How do allergy injections work?Allergy injections (also called immunotherapy) are administered over a period of time (usually 3 – 5 years) and can reduce attacks quite significantly, or you may even feel that they have completely stopped. However, it is possible that any relief or cessation will not be permanent, although in some reported cases, after a long period of time, symptoms may completely vanish long term and sufferers will not experience the problems that caused them to seek treatment in the first place, but this is comparatively rare. Once the cause of the allergy has been defined, your doctor will begin a course of immunotherapy with you, which in the beginning normally involves two injections per week. The injections involve a small amount of the exact allergen or allergens that is or are causing you the problems, with the intention of building up your immunity to those specifics. The amount of allergen/s is ramped up over a defined amount of time to continue to build that immunity. This period of time is called ‘desensitisation’. Your doctor will have assessed how much dosage will be needed as time goes on and increase accordingly, but with longer gaps between each injection. Three to five years may seem a very long time, but this is necessary to build up the immunity to optimum level, in order for symptoms to decrease and make life bearable again.
Are there any side effects?There should only be a few potential side effects, but nothing life-threatening. Normally your doctor will ask you to stay in the waiting room for an agreed period to ensure that nothing untoward ensues. However, in extreme cases, more dangerous reactions may occur, which is why the waiting period is requested from your doctor. There are a few quite normal reactions that may occur during the waiting time or up to a few hours afterwards. These are pretty much localised, such as:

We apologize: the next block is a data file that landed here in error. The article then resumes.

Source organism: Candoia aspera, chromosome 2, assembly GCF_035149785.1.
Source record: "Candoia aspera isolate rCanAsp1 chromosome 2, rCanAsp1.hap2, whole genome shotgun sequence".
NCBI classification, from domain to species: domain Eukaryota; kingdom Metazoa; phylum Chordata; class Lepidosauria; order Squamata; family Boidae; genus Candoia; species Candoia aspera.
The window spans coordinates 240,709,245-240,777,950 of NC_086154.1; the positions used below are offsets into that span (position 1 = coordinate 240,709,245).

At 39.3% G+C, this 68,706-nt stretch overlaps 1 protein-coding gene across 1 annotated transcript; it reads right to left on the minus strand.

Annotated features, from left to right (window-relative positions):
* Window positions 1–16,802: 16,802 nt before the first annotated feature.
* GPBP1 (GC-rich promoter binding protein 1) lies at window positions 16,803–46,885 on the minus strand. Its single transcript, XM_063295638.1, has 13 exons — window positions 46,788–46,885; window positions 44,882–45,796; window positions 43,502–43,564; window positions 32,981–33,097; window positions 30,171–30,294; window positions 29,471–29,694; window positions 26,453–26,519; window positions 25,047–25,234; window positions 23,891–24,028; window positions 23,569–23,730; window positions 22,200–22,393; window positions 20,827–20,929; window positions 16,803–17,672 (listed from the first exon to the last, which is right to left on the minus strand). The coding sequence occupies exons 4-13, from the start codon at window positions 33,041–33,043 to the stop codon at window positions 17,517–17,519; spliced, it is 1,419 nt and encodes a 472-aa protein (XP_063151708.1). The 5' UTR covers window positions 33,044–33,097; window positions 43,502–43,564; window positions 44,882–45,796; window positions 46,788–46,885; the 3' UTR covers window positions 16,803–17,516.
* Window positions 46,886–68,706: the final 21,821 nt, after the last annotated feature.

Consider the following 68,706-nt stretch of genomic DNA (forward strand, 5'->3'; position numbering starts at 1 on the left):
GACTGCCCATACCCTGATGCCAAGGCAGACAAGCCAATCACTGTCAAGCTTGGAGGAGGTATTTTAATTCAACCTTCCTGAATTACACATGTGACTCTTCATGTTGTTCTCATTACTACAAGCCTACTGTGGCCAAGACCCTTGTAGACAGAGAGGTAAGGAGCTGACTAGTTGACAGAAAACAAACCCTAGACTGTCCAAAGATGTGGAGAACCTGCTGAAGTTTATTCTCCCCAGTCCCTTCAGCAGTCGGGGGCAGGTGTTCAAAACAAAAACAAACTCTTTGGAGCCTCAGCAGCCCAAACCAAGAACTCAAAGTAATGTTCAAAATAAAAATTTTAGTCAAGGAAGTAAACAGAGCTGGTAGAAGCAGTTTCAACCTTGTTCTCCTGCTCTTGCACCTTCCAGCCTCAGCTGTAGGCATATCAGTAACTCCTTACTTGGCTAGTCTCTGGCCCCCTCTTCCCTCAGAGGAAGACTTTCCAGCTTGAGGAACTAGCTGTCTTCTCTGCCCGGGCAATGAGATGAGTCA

- Redness or inflammation
- Slight swelling
- Itchiness or irritation on the site of the injection
- Incessant sneezing, congested nasal passages
- Swelling of the throat
- Tightness of chest and difficulty in breathing
I am scared of injections – is there an alternative?Maximum effect is gained by a controlled course of allergy injections. It does depend on exactly what you are allergic to. As the injections are done twice or even three times per week in the initial period, you may find that if you brave the first couple of weeks, you will become accustomed to them and stop being afraid! There are obviously oral medications that can help reduce allergic reactions, but unfortunately they don’t have the same effectiveness as a course of injections. Your doctor may have already tried implementing orally, before suggesting to you that you undergo the injection process.
Can any allergy be treated with injections?Unfortunately not. Allergic reaction to the following can be treated by injection:
- Seasonal allergies such as hay fever which can be caused by pollen from trees, grasses and other garden growth
- Allergy to certain insect bites or stings (wasps are a classic example)
- Allergy to domestic growth such as dust mites, mould and pet hair. This type of allergy is suffered continually throughout the year and not restricted to just a few months when pollen is rife in the air outdoors